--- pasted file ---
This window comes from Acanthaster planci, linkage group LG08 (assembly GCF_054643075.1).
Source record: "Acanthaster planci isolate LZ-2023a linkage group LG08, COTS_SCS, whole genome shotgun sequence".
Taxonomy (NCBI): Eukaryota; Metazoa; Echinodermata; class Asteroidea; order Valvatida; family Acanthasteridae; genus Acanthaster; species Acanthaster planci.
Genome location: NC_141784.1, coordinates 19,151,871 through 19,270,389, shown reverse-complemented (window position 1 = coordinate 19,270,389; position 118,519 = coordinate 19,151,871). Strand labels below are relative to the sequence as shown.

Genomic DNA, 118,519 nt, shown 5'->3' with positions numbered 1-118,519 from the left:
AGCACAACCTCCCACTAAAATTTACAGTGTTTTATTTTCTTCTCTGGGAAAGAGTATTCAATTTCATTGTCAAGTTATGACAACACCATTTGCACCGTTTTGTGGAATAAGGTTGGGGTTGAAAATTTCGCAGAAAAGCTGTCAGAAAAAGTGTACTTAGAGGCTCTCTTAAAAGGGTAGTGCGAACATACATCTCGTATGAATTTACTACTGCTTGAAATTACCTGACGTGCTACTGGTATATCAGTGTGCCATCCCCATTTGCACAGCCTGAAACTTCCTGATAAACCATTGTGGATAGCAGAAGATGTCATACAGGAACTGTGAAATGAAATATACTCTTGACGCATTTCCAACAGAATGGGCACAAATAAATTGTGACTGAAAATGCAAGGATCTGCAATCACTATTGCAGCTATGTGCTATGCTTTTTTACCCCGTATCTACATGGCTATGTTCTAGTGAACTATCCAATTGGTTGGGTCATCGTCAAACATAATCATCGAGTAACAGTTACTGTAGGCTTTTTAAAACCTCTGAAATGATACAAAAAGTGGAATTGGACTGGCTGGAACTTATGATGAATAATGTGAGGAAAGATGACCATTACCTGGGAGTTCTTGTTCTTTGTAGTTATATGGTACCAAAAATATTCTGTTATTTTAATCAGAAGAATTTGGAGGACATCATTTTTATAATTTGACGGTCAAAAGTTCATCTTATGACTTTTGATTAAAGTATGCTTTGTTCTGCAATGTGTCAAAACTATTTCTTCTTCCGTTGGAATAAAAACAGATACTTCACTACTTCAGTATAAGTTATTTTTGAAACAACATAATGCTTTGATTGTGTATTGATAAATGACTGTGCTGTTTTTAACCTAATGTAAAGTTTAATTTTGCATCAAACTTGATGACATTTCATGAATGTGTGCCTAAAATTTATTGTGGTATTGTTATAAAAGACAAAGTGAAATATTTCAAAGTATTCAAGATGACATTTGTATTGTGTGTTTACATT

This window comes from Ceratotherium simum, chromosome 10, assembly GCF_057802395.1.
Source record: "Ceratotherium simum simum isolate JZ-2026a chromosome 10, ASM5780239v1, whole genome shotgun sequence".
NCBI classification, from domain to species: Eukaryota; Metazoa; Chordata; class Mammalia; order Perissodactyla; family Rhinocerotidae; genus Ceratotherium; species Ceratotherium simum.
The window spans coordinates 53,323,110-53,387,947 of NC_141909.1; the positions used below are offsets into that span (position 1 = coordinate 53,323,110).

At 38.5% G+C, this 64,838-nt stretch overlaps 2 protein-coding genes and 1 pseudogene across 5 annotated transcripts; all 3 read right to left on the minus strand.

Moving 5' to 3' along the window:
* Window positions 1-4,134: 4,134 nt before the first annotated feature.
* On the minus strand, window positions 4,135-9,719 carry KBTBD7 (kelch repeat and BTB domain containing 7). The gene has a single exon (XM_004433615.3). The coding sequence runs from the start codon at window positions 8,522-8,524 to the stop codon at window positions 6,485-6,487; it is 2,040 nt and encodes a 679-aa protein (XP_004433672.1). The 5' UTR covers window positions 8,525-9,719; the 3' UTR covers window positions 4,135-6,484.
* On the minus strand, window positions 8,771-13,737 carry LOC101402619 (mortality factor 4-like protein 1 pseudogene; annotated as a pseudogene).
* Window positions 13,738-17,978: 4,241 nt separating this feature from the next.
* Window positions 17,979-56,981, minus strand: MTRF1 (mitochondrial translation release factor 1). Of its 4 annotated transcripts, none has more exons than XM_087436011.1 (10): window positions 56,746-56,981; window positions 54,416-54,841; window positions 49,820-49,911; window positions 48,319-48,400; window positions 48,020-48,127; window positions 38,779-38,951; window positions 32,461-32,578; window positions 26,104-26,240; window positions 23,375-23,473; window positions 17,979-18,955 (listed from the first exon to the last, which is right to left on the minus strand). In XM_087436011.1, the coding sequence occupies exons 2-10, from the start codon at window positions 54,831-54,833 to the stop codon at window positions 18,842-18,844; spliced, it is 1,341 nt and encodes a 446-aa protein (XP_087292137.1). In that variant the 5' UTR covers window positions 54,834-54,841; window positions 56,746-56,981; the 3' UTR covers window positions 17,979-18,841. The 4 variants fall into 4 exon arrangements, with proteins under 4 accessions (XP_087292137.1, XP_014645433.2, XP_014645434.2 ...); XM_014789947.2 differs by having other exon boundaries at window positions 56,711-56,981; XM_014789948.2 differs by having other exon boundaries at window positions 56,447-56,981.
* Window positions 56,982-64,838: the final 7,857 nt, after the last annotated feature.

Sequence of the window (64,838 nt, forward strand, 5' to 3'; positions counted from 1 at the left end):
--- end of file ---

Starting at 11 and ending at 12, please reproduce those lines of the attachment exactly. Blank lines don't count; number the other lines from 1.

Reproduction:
At 38.5% G+C, this 64,838-nt stretch overlaps 2 protein-coding genes and 1 pseudogene across 5 annotated transcripts; all 3 read right to left on the minus strand.

Moving 5' to 3' along the window: